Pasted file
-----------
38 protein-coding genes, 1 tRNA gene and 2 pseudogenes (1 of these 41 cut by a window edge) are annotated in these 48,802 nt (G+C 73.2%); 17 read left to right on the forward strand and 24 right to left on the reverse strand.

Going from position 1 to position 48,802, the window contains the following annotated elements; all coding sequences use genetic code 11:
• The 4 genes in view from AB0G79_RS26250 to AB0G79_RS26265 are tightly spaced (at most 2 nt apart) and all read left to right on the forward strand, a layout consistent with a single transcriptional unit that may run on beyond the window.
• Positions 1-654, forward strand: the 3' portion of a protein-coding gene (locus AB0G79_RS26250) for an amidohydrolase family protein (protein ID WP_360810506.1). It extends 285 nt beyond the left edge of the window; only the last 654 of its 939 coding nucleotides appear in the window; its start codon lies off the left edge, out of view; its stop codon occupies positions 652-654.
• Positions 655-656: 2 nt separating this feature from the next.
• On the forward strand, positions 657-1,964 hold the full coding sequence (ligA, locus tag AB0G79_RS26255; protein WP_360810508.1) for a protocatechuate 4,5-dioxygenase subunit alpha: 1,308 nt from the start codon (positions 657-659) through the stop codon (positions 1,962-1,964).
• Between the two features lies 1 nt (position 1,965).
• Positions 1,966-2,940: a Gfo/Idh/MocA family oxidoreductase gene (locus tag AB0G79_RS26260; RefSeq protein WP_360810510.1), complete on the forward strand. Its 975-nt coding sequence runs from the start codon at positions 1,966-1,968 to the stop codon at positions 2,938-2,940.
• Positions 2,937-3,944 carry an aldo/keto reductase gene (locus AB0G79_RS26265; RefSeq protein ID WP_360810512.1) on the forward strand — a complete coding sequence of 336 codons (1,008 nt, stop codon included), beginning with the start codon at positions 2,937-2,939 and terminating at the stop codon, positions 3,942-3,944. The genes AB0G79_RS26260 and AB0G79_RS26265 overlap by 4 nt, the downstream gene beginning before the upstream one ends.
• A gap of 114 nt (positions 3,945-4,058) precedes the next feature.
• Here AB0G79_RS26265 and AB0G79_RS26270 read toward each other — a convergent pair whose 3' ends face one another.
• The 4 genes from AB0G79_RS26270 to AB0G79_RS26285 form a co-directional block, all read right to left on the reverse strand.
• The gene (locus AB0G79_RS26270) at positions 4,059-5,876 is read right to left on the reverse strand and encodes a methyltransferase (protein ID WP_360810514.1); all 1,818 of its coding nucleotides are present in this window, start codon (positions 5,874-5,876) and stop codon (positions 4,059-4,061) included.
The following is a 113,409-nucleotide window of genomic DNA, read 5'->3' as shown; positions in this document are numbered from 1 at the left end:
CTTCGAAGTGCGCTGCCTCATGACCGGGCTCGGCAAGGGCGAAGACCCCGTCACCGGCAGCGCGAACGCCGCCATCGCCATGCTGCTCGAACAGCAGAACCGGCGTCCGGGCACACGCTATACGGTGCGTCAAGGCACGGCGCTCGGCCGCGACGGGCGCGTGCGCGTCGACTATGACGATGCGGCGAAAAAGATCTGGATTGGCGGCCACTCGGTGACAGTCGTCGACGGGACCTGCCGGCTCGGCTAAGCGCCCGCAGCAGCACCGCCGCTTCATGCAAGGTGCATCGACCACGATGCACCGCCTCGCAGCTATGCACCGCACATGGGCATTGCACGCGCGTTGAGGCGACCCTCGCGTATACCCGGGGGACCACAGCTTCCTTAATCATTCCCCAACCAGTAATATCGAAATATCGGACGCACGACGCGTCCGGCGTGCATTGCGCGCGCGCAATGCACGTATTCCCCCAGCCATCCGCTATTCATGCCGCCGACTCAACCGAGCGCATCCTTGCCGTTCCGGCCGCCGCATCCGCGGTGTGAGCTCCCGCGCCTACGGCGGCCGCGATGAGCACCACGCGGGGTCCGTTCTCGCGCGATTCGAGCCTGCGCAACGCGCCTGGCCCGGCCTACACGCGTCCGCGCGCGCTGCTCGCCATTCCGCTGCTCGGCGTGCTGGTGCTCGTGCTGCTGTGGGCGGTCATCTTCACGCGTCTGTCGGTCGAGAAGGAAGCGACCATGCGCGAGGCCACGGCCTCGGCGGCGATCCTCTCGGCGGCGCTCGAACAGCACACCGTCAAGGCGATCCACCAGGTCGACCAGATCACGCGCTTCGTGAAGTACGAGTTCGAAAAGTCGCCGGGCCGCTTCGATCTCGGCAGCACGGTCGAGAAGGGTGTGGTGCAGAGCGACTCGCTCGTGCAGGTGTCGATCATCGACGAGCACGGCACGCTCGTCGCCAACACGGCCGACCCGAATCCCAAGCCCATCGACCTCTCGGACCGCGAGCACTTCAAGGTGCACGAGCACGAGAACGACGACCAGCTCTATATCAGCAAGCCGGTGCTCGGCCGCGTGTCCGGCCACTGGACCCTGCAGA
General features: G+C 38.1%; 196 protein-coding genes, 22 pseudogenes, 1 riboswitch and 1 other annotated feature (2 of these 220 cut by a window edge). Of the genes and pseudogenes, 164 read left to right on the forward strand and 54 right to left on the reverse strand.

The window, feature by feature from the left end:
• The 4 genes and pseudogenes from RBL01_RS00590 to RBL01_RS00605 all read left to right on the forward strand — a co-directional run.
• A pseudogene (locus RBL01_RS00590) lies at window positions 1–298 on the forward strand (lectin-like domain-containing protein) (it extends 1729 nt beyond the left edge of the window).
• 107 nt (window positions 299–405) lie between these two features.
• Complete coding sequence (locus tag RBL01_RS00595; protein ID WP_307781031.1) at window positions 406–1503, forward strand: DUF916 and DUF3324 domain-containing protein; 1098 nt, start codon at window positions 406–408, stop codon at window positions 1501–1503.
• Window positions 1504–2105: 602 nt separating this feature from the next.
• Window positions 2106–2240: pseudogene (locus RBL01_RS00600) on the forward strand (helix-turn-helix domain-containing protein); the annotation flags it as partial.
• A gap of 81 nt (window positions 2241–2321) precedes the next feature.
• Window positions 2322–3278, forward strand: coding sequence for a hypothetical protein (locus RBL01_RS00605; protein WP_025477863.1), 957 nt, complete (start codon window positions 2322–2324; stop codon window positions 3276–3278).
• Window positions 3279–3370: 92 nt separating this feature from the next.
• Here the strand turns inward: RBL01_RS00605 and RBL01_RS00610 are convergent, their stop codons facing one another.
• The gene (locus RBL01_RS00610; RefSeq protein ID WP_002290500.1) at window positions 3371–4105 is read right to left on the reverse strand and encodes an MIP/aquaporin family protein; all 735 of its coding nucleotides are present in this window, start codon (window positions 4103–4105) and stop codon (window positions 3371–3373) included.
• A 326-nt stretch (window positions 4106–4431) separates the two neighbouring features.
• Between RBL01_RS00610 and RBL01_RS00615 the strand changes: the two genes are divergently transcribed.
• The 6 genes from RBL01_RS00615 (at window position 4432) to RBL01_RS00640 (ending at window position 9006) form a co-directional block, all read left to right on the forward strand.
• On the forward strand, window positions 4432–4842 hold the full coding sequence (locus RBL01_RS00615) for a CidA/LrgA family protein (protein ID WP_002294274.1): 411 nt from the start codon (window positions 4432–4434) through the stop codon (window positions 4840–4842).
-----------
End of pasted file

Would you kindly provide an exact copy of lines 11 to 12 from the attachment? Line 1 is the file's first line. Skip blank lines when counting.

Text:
• Here AB0G79_RS26265 and AB0G79_RS26270 read toward each other — a convergent pair whose 3' ends face one another.
• The 4 genes from AB0G79_RS26270 to AB0G79_RS26285 form a co-directional block, all read right to left on the reverse strand.